Tesla: a Model 3 owner tests the Autopilot with his children and films the scene

The Autopilot always at the heart of the discussions when the Tesla subject is mentioned. But in a different way this time. As BFMTV spotted on the CNBC site, it’s because of a video made by a Model 3 owner. Wishing to prove the reliability of this autonomous driving system, also known as Full Self -Driving (FSD) in the United States, it is supposed thanks to numerous sensors to allow the driver to remove his hands from the steering wheel. It also allows, according to the brand, to “maintain a trajectory, accelerate and brake automatically in its lane” even if Tesla specifies it, “the current functionalities of Autopilot require active monitoring on the part of the driver and do not not make the vehicle autonomous”.

If the heading maintenance assistance is one of the features much appreciated by Tesla users, just like the exit from a parking lot, the Autopilot is also supposed to be able to recognize if a person is in the way of the vehicle. And this is what this father of the family wanted to demonstrate by simply using his children. For this, the man who is also one of the brand’s investors, used them in two situations. In the first, one of his children is motionless in the middle of the track. In the second, he crosses the road. Each time, in the video, the Model 3 stops at a respectable distance.


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The American regulator asks for caution

What reassure some parents? Maybe, but not for YouTube. The video hosting platform withdrew that of the father of the family because it contravened its rules regarding respect for minors. On its support page it is clearly indicated that “videos that endanger the emotional and physical well-being of minors”, whether “dangerous stunts, pranks or challenges” are prohibited, remind our colleagues. When questioned, the YouTube spokesperson confirms that the video uploaded to Whole Mars Catalog’s page was not compliant because the video was content showing “a minor participating in dangerous activities or encouraging them to engage in activities dangerous”.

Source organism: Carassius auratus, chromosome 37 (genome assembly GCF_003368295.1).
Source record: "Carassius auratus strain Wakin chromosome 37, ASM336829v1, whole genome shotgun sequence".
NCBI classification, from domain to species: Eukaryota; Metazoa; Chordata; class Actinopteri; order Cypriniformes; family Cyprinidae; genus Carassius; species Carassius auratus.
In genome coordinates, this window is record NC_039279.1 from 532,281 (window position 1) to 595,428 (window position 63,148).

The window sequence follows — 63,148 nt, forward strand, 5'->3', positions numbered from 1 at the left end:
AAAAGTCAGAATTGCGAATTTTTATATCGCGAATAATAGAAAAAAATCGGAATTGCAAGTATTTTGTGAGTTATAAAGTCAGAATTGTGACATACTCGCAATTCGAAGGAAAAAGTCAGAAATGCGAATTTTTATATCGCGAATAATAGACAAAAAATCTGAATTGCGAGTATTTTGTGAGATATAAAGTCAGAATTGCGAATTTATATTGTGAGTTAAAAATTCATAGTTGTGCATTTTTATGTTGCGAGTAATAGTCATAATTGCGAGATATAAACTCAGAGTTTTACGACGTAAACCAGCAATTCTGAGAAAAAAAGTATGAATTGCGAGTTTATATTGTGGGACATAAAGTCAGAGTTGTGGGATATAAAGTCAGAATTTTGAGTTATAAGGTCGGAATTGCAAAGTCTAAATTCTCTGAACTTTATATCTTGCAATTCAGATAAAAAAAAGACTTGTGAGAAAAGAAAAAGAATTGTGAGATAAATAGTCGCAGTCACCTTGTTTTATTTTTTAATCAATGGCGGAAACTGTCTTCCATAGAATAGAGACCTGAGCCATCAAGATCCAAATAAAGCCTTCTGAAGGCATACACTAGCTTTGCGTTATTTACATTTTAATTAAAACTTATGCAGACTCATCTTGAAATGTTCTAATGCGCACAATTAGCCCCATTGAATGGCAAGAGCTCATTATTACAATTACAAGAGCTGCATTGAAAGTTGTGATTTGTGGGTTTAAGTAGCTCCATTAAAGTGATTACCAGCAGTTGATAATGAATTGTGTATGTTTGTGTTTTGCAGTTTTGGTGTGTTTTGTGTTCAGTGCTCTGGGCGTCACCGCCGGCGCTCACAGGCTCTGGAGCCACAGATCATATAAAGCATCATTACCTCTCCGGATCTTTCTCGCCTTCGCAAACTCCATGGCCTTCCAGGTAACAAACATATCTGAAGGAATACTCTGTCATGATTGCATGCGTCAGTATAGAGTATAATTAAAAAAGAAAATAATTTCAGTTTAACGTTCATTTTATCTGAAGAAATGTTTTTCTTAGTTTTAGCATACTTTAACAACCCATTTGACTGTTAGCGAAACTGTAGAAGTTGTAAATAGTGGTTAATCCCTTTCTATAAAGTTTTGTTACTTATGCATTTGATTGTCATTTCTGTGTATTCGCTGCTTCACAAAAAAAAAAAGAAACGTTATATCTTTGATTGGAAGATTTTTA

Disappointed but not dejected, the investor and author of the video praised the merits of the FSD assuring that he “would entrust the life of [ses] children” and that anyway, he was in the car and could have braked in the event of a problem. For its part, the United States Federal Highway Safety Authority (NHTSA), has warned against this type of video where “no one should risk their life or the life of someone else to test the performance of automotive technology”, according to comments relayed by Bloomberg. But the video is still visible on Twitter, for example. Autopilot is decried in the United States Last June, the American regulator had for example asked the car manufacturer to provide explanations after receiving 758 reports of unexpected brake activation while the vehicle was on Autopilot.


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